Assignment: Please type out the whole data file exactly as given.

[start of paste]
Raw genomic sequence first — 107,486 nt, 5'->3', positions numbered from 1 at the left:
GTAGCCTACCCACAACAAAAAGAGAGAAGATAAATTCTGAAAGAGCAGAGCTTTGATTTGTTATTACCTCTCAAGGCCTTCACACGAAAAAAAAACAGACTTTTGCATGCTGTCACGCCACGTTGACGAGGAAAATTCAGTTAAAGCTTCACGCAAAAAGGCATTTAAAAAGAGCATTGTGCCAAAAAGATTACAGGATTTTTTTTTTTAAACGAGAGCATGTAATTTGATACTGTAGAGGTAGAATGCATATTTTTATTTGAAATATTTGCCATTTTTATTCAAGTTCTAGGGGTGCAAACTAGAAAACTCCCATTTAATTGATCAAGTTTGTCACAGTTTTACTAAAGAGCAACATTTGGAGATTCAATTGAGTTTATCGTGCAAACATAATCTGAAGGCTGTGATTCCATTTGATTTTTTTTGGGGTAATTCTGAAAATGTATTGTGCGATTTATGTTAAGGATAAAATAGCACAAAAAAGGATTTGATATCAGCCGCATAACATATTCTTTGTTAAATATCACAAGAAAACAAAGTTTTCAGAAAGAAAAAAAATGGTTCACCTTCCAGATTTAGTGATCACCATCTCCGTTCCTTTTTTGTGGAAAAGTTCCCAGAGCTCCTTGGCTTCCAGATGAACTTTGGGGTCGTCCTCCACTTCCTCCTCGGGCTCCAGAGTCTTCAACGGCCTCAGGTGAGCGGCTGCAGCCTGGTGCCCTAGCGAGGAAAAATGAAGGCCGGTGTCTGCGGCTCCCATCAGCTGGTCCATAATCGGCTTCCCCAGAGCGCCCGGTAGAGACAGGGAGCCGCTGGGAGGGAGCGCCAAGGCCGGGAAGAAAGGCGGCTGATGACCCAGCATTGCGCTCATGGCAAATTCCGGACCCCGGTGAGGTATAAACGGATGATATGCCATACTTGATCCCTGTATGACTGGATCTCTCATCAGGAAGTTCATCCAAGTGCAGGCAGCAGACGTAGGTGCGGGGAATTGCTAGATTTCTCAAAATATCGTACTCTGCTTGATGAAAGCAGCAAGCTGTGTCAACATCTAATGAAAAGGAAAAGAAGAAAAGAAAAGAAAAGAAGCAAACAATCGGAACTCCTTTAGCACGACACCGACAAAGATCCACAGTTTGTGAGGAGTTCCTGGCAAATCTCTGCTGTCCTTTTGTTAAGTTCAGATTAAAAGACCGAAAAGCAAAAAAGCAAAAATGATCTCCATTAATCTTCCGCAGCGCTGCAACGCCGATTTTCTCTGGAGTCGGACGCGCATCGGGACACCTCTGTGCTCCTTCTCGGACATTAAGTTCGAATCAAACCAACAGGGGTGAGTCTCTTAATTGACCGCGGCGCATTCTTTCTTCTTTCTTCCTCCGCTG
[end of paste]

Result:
Raw genomic sequence first — 107,486 nt, 5'->3', positions numbered from 1 at the left:
GTAGCCTACCCACAACAAAAAGAGAGAAGATAAATTCTGAAAGAGCAGAGCTTTGATTTGTTATTACCTCTCAAGGCCTTCACACGAAAAAAAAACAGACTTTTGCATGCTGTCACGCCACGTTGACGAGGAAAATTCAGTTAAAGCTTCACGCAAAAAGGCATTTAAAAAGAGCATTGTGCCAAAAAGATTACAGGATTTTTTTTTTTAAACGAGAGCATGTAATTTGATACTGTAGAGGTAGAATGCATATTTTTATTTGAAATATTTGCCATTTTTATTCAAGTTCTAGGGGTGCAAACTAGAAAACTCCCATTTAATTGATCAAGTTTGTCACAGTTTTACTAAAGAGCAACATTTGGAGATTCAATTGAGTTTATCGTGCAAACATAATCTGAAGGCTGTGATTCCATTTGATTTTTTTTGGGGTAATTCTGAAAATGTATTGTGCGATTTATGTTAAGGATAAAATAGCACAAAAAAGGATTTGATATCAGCCGCATAACATATTCTTTGTTAAATATCACAAGAAAACAAAGTTTTCAGAAAGAAAAAAAATGGTTCACCTTCCAGATTTAGTGATCACCATCTCCGTTCCTTTTTTGTGGAAAAGTTCCCAGAGCTCCTTGGCTTCCAGATGAACTTTGGGGTCGTCCTCCACTTCCTCCTCGGGCTCCAGAGTCTTCAACGGCCTCAGGTGAGCGGCTGCAGCCTGGTGCCCTAGCGAGGAAAAATGAAGGCCGGTGTCTGCGGCTCCCATCAGCTGGTCCATAATCGGCTTCCCCAGAGCGCCCGGTAGAGACAGGGAGCCGCTGGGAGGGAGCGCCAAGGCCGGGAAGAAAGGCGGCTGATGACCCAGCATTGCGCTCATGGCAAATTCCGGACCCCGGTGAGGTATAAACGGATGATATGCCATACTTGATCCCTGTATGACTGGATCTCTCATCAGGAAGTTCATCCAAGTGCAGGCAGCAGACGTAGGTGCGGGGAATTGCTAGATTTCTCAAAATATCGTACTCTGCTTGATGAAAGCAGCAAGCTGTGTCAACATCTAATGAAAAGGAAAAGAAGAAAAGAAAAGAAAAGAAGCAAACAATCGGAACTCCTTTAGCACGACACCGACAAAGATCCACAGTTTGTGAGGAGTTCCTGGCAAATCTCTGCTGTCCTTTTGTTAAGTTCAGATTAAAAGACCGAAAAGCAAAAAAGCAAAAATGATCTCCATTAATCTTCCGCAGCGCTGCAACGCCGATTTTCTCTGGAGTCGGACGCGCATCGGGACACCTCTGTGCTCCTTCTCGGACATTAAGTTCGAATCAAACCAACAGGGGTGAGTCTCTTAATTGACCGCGGCGCATTCTTTCTTCTTTCTTCCTCCGCTG